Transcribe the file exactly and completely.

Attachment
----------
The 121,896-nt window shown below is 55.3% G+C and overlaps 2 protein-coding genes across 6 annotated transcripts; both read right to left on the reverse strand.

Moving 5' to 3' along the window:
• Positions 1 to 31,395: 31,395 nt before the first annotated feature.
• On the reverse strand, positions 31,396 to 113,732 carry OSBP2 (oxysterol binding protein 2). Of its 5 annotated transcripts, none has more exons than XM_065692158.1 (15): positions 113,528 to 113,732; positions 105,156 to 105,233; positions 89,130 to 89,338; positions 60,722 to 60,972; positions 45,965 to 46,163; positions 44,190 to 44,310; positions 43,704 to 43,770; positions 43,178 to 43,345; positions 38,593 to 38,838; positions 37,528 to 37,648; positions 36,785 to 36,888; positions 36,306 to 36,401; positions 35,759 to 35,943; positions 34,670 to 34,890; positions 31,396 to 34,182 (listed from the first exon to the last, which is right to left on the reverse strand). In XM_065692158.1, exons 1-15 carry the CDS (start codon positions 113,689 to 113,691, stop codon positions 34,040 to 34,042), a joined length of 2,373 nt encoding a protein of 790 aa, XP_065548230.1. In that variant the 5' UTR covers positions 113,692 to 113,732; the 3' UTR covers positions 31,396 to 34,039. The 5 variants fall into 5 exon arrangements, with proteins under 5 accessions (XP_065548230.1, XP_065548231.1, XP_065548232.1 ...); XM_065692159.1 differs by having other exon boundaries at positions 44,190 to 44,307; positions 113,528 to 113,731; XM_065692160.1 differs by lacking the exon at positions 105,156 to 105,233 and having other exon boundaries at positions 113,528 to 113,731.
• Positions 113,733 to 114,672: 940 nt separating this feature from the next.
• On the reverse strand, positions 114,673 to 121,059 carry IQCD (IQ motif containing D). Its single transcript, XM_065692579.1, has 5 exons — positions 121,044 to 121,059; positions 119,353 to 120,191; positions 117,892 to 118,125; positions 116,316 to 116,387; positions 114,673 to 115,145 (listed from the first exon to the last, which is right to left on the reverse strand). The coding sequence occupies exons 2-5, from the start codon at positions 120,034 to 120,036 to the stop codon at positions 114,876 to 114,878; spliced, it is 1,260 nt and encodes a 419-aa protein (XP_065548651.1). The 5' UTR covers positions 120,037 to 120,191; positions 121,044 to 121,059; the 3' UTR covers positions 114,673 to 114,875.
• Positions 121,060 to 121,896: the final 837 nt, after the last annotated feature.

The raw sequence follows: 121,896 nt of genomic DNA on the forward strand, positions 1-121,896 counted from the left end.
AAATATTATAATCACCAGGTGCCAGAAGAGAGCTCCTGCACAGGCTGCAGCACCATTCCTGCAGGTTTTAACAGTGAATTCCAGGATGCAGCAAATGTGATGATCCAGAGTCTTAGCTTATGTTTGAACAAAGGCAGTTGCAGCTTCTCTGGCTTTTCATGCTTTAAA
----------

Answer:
The 121,896-nt window shown below is 55.3% G+C and overlaps 2 protein-coding genes across 6 annotated transcripts; both read right to left on the reverse strand.

Moving 5' to 3' along the window:
• Positions 1 to 31,395: 31,395 nt before the first annotated feature.
• On the reverse strand, positions 31,396 to 113,732 carry OSBP2 (oxysterol binding protein 2). Of its 5 annotated transcripts, none has more exons than XM_065692158.1 (15): positions 113,528 to 113,732; positions 105,156 to 105,233; positions 89,130 to 89,338; positions 60,722 to 60,972; positions 45,965 to 46,163; positions 44,190 to 44,310; positions 43,704 to 43,770; positions 43,178 to 43,345; positions 38,593 to 38,838; positions 37,528 to 37,648; positions 36,785 to 36,888; positions 36,306 to 36,401; positions 35,759 to 35,943; positions 34,670 to 34,890; positions 31,396 to 34,182 (listed from the first exon to the last, which is right to left on the reverse strand). In XM_065692158.1, exons 1-15 carry the CDS (start codon positions 113,689 to 113,691, stop codon positions 34,040 to 34,042), a joined length of 2,373 nt encoding a protein of 790 aa, XP_065548230.1. In that variant the 5' UTR covers positions 113,692 to 113,732; the 3' UTR covers positions 31,396 to 34,039. The 5 variants fall into 5 exon arrangements, with proteins under 5 accessions (XP_065548230.1, XP_065548231.1, XP_065548232.1 ...); XM_065692159.1 differs by having other exon boundaries at positions 44,190 to 44,307; positions 113,528 to 113,731; XM_065692160.1 differs by lacking the exon at positions 105,156 to 105,233 and having other exon boundaries at positions 113,528 to 113,731.
• Positions 113,733 to 114,672: 940 nt separating this feature from the next.
• On the reverse strand, positions 114,673 to 121,059 carry IQCD (IQ motif containing D). Its single transcript, XM_065692579.1, has 5 exons — positions 121,044 to 121,059; positions 119,353 to 120,191; positions 117,892 to 118,125; positions 116,316 to 116,387; positions 114,673 to 115,145 (listed from the first exon to the last, which is right to left on the reverse strand). The coding sequence occupies exons 2-5, from the start codon at positions 120,034 to 120,036 to the stop codon at positions 114,876 to 114,878; spliced, it is 1,260 nt and encodes a 419-aa protein (XP_065548651.1). The 5' UTR covers positions 120,037 to 120,191; positions 121,044 to 121,059; the 3' UTR covers positions 114,673 to 114,875.
• Positions 121,060 to 121,896: the final 837 nt, after the last annotated feature.

The raw sequence follows: 121,896 nt of genomic DNA on the forward strand, positions 1-121,896 counted from the left end.
AAATATTATAATCACCAGGTGCCAGAAGAGAGCTCCTGCACAGGCTGCAGCACCATTCCTGCAGGTTTTAACAGTGAATTCCAGGATGCAGCAAATGTGATGATCCAGAGTCTTAGCTTATGTTTGAACAAAGGCAGTTGCAGCTTCTCTGGCTTTTCATGCTTTAAA